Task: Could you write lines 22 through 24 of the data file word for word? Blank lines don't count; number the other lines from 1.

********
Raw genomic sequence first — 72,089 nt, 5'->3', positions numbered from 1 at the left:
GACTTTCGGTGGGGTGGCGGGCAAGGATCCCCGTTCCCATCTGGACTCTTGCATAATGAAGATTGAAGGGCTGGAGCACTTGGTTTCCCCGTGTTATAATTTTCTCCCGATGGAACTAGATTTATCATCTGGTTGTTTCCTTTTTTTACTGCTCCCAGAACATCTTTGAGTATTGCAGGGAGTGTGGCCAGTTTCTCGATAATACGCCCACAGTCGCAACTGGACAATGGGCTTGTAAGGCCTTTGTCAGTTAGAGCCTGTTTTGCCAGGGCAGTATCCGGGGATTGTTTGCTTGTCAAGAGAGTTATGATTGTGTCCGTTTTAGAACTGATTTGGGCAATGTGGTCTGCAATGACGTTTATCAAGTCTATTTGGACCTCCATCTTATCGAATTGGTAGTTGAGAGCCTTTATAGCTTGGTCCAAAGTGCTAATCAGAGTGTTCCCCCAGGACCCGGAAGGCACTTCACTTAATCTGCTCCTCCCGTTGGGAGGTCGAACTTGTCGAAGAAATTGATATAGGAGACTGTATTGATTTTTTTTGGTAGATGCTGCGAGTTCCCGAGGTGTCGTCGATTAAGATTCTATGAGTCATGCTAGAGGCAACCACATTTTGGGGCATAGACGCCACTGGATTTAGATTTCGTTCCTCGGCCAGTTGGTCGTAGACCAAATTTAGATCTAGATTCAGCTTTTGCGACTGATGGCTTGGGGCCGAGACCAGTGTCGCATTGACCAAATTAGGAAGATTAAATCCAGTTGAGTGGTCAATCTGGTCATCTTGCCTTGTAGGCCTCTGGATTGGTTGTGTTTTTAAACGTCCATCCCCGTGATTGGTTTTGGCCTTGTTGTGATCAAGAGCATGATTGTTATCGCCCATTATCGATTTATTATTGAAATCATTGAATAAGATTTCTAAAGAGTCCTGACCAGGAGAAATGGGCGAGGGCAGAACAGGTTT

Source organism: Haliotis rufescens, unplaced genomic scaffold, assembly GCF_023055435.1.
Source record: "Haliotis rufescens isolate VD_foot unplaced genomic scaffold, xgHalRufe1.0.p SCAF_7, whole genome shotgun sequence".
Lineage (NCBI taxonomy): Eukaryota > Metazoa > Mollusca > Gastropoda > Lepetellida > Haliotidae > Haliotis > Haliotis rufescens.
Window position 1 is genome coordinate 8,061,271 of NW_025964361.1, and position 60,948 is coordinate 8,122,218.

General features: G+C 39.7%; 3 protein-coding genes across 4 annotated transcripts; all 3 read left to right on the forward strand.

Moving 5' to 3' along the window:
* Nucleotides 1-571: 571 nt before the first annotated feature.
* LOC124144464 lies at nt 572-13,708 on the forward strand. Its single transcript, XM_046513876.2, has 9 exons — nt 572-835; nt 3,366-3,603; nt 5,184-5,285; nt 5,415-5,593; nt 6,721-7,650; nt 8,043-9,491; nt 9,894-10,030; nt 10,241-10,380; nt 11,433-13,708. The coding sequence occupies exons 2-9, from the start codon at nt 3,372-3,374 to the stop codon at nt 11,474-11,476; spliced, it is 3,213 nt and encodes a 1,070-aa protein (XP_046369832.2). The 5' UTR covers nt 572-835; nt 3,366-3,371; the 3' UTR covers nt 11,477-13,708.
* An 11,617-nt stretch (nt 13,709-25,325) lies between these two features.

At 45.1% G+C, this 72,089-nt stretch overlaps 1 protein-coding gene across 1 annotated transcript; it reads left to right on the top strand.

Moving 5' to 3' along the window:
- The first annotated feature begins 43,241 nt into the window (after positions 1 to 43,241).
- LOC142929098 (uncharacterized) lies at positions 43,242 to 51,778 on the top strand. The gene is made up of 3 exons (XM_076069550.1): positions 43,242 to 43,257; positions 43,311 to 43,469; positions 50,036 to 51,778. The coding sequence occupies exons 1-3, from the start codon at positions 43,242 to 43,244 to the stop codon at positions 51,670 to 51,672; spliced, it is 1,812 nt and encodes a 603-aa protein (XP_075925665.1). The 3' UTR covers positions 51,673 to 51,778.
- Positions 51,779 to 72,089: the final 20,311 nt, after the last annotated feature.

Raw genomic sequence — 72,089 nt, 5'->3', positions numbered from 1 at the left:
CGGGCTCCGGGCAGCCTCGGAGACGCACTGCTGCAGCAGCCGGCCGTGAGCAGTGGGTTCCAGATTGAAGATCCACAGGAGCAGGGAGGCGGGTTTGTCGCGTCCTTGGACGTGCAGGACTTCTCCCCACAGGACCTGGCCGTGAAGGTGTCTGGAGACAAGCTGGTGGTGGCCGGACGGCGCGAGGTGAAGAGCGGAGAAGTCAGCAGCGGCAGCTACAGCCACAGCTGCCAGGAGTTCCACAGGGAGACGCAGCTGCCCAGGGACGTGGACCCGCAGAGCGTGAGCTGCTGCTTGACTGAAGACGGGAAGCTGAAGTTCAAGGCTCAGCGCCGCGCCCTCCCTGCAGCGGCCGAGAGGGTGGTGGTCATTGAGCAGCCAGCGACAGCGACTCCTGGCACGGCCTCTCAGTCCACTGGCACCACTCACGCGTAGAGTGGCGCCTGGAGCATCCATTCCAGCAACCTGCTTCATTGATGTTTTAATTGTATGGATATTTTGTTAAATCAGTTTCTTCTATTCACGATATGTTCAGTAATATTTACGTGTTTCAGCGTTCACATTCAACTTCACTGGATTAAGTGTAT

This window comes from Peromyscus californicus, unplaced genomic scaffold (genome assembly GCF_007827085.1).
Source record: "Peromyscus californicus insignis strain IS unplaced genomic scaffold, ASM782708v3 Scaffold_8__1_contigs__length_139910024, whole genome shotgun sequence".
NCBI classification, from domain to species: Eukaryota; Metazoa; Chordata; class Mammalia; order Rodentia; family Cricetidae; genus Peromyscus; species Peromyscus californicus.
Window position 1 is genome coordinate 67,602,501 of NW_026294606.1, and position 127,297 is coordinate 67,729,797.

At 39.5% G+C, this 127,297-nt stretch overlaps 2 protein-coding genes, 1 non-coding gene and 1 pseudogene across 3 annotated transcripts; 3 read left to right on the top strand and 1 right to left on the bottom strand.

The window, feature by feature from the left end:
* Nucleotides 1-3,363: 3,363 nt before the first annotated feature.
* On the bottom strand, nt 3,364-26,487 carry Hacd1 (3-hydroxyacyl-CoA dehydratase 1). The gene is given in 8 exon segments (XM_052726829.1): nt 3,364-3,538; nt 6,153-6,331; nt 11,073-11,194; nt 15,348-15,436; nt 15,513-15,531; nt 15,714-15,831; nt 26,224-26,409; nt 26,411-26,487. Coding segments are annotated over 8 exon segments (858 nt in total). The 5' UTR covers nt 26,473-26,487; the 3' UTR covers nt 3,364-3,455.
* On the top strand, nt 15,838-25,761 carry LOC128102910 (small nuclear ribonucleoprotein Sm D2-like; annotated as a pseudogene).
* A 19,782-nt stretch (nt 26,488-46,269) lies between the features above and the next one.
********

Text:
Window position 1 is genome coordinate 67,602,501 of NW_026294606.1, and position 127,297 is coordinate 67,729,797.

At 39.5% G+C, this 127,297-nt stretch overlaps 2 protein-coding genes, 1 non-coding gene and 1 pseudogene across 3 annotated transcripts; 3 read left to right on the top strand and 1 right to left on the bottom strand.

The window, feature by feature from the left end: